Oct 26 2014
Last week I spoke with one of the MS Humanities teachers at UNIS about their upcoming unit on Africa. Back in the US, I taught two semester-long courses on Africa, one on East Africa and one on West Africa, so it’s a subject that I know a bit about and is also dear to my heart. I’ve been working on lots of map-based lesson ideas recently, so I spoke to him about possibly using a website that I’ve been working on, http://www.mapeverything.org. The idea for the site is to give students, teachers, travelers, and others a place to put various types of Google Maps that they have created; some of the maps there are collaborative, while others are not. My vision for it is to create a ‘Wikipedia of Maps’ where people can contribute to different types of maps about all sorts of subjects.
Initially, I had just thought that I could help enhance a map-based activity that the class was already doing. Instead, the teacher offered to let me come in and teach a class on map-based activities related to Africa, either this coming Friday or early the following week. I decided to use this class as an opportunity to flesh out my final project for Course 1 of COETAIL, and this is what I came up with:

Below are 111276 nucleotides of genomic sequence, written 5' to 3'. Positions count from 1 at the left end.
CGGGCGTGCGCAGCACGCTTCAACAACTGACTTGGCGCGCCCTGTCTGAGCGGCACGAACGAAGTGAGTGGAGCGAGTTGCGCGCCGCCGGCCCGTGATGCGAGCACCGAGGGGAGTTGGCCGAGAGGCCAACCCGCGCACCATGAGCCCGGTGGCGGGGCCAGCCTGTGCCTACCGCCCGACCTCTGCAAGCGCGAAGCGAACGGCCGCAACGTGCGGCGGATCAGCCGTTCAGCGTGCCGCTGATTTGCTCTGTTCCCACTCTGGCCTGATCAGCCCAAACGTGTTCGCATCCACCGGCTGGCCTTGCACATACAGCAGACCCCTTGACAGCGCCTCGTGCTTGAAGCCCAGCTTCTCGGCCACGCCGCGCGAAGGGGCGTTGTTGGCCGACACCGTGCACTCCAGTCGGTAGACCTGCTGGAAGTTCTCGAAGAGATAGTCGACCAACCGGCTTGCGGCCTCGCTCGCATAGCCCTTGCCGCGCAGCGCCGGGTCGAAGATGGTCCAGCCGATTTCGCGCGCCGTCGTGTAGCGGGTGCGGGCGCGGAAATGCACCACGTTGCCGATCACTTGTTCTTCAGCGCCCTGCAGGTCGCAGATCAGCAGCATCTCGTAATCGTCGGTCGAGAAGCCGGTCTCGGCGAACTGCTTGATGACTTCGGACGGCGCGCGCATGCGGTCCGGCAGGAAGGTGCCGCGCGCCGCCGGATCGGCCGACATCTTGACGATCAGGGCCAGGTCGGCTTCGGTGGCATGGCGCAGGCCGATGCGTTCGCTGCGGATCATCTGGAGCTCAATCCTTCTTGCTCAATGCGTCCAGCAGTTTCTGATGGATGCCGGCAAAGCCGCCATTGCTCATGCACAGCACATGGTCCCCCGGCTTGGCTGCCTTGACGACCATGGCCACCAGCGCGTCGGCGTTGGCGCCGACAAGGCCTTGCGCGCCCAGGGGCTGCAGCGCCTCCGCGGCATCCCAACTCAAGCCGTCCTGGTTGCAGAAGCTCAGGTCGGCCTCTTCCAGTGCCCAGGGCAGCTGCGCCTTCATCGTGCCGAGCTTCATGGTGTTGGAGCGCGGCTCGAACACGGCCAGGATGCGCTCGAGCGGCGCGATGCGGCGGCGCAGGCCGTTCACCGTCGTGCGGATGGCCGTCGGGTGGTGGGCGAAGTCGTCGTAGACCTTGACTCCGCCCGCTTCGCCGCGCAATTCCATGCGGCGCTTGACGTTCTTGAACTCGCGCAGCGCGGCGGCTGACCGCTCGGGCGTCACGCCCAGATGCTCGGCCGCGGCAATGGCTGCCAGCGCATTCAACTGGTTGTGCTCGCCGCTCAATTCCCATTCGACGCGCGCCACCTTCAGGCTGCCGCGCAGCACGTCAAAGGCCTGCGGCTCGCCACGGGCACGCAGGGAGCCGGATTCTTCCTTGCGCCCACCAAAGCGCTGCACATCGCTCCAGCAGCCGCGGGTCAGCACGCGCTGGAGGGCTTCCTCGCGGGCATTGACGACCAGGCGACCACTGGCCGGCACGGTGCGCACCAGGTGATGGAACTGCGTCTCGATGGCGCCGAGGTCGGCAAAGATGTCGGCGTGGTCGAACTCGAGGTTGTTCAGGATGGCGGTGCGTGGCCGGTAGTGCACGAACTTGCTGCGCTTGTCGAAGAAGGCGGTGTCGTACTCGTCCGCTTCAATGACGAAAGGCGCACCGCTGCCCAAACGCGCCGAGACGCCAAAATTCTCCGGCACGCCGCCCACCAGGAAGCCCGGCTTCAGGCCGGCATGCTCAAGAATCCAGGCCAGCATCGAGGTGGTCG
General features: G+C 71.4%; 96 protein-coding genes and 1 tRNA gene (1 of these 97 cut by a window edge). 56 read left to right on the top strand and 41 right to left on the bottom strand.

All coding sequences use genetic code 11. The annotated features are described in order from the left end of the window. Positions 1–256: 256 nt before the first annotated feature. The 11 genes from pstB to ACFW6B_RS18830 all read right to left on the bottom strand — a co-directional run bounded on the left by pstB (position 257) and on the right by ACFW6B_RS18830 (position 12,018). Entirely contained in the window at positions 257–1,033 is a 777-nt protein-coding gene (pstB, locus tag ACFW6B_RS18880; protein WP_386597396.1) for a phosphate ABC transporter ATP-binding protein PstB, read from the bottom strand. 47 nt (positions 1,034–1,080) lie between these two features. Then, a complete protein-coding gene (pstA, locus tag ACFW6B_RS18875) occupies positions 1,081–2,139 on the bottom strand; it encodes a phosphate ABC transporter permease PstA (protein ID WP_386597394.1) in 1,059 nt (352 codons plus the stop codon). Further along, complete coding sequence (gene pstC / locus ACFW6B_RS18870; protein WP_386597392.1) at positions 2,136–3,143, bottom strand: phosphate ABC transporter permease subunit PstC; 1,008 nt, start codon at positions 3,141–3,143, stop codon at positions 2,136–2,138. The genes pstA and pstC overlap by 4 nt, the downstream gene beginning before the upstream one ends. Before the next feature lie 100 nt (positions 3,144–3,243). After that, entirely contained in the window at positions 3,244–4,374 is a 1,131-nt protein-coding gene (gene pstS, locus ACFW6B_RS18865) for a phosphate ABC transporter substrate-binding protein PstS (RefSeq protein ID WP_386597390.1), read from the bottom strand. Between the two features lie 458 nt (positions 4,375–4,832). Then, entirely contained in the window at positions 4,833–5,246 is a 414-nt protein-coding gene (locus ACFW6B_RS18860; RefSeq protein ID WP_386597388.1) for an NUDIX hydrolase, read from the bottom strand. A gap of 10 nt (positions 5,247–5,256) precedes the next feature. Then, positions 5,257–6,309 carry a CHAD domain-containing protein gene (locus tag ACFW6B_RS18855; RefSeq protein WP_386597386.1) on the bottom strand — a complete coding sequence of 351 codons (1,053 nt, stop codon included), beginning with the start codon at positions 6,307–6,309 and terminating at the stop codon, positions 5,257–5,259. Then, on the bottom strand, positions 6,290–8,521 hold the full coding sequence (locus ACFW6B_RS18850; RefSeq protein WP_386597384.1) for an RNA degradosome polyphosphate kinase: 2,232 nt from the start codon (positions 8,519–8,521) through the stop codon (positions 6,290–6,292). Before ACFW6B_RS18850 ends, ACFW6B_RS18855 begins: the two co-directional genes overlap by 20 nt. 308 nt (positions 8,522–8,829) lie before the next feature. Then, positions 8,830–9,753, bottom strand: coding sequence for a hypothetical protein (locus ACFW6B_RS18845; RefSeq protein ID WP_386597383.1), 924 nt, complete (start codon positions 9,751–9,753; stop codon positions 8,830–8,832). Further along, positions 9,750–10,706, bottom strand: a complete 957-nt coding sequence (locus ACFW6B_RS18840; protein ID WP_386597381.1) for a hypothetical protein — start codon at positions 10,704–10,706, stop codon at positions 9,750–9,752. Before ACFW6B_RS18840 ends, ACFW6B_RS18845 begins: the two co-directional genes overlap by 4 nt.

To begin, I will show students images from washingtonpost.com in the slideshow below. We will discuss the themes that the images depict, and assumptions about what life in Africa is like.
Next, we will look at a few images from http://digicoll.library.wisc.edu/. We’ll find images that students can connect to, that remind them of things that they have seen before. Then, I’ll show them the map from www.mapeverything.org called Comparative Images of Africa, seen below. As a class, we’ll locate one of the images chosen and insert it into the map of Africa, and also provide an attribution for the image.
I’ll ask the students to look for similar, familiar images at www.flickrcc.net or similar, Creative Commons, image archives. When they find an image is found, they will insert it at the same point on the map of Africa and give it a similar attribution.
Finally, we’ll talk about some of the connections that we have made between the different images. We’ll compare the images that we chose with the washingtonpost.com images that we began with.
To see the Google Doc of the lesson plan, click here.